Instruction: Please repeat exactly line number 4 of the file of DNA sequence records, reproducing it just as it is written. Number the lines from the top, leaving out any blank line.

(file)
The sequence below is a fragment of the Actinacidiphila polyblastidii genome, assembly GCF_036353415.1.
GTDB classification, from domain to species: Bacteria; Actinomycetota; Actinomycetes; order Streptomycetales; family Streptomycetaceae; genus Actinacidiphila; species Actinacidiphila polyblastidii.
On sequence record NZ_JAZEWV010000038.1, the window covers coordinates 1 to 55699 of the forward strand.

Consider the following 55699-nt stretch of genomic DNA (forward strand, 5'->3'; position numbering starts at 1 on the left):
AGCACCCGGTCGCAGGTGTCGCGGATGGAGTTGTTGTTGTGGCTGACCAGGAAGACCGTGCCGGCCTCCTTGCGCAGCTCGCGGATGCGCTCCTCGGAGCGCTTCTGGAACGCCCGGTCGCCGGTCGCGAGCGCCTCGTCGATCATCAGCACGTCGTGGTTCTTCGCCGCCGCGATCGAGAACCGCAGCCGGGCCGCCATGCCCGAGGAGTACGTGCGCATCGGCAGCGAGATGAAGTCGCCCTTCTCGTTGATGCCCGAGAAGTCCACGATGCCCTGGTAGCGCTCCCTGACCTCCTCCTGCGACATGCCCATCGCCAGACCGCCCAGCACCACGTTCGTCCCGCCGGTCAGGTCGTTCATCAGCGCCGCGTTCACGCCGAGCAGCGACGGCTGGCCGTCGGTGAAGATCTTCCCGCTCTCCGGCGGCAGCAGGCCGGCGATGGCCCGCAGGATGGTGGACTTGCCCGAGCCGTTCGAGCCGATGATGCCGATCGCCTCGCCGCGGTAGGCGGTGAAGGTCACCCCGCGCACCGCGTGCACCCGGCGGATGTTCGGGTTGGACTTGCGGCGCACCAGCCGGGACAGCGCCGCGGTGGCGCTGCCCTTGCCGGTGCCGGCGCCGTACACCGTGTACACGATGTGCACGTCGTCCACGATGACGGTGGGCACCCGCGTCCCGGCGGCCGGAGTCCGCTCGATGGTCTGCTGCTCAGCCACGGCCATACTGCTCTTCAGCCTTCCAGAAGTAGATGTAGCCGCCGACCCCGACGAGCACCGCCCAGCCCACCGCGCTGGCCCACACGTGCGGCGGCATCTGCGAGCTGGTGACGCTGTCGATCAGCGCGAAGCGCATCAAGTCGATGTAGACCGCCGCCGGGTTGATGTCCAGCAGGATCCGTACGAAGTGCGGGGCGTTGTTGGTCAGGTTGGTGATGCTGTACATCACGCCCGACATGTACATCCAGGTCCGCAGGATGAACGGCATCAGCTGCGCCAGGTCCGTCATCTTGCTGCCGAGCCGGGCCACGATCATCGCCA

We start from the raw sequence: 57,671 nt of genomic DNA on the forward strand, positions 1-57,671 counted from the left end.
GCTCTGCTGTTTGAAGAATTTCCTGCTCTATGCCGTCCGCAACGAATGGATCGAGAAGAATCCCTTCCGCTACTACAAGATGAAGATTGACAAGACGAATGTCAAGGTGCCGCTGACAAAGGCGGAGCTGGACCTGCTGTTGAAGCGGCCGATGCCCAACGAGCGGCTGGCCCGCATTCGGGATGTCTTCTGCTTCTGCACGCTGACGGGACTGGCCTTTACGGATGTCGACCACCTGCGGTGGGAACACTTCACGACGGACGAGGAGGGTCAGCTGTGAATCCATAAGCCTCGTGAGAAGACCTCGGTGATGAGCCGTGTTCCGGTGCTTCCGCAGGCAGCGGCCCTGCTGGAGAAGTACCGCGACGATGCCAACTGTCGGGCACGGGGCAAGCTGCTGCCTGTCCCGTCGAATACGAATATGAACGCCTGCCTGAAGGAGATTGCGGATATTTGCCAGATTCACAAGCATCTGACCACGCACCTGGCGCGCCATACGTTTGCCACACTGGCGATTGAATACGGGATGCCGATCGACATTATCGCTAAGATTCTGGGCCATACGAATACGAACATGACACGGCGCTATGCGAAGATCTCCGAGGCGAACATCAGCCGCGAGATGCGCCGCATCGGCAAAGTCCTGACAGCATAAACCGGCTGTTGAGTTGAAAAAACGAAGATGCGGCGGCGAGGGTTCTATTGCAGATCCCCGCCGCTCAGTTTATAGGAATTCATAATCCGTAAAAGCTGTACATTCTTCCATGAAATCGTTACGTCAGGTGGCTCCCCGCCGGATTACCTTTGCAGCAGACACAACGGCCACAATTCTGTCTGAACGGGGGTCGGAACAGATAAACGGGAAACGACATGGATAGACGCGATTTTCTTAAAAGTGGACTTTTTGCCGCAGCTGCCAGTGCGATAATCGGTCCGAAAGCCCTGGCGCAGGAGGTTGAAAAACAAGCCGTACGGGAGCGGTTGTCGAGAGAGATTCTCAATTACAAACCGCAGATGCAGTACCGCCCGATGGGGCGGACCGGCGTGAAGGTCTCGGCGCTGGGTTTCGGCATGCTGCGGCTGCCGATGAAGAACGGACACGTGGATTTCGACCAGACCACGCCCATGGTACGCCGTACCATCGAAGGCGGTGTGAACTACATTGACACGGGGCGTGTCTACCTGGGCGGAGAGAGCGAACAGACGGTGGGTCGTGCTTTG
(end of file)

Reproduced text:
Consider the following 55699-nt stretch of genomic DNA (forward strand, 5'->3'; position numbering starts at 1 on the left):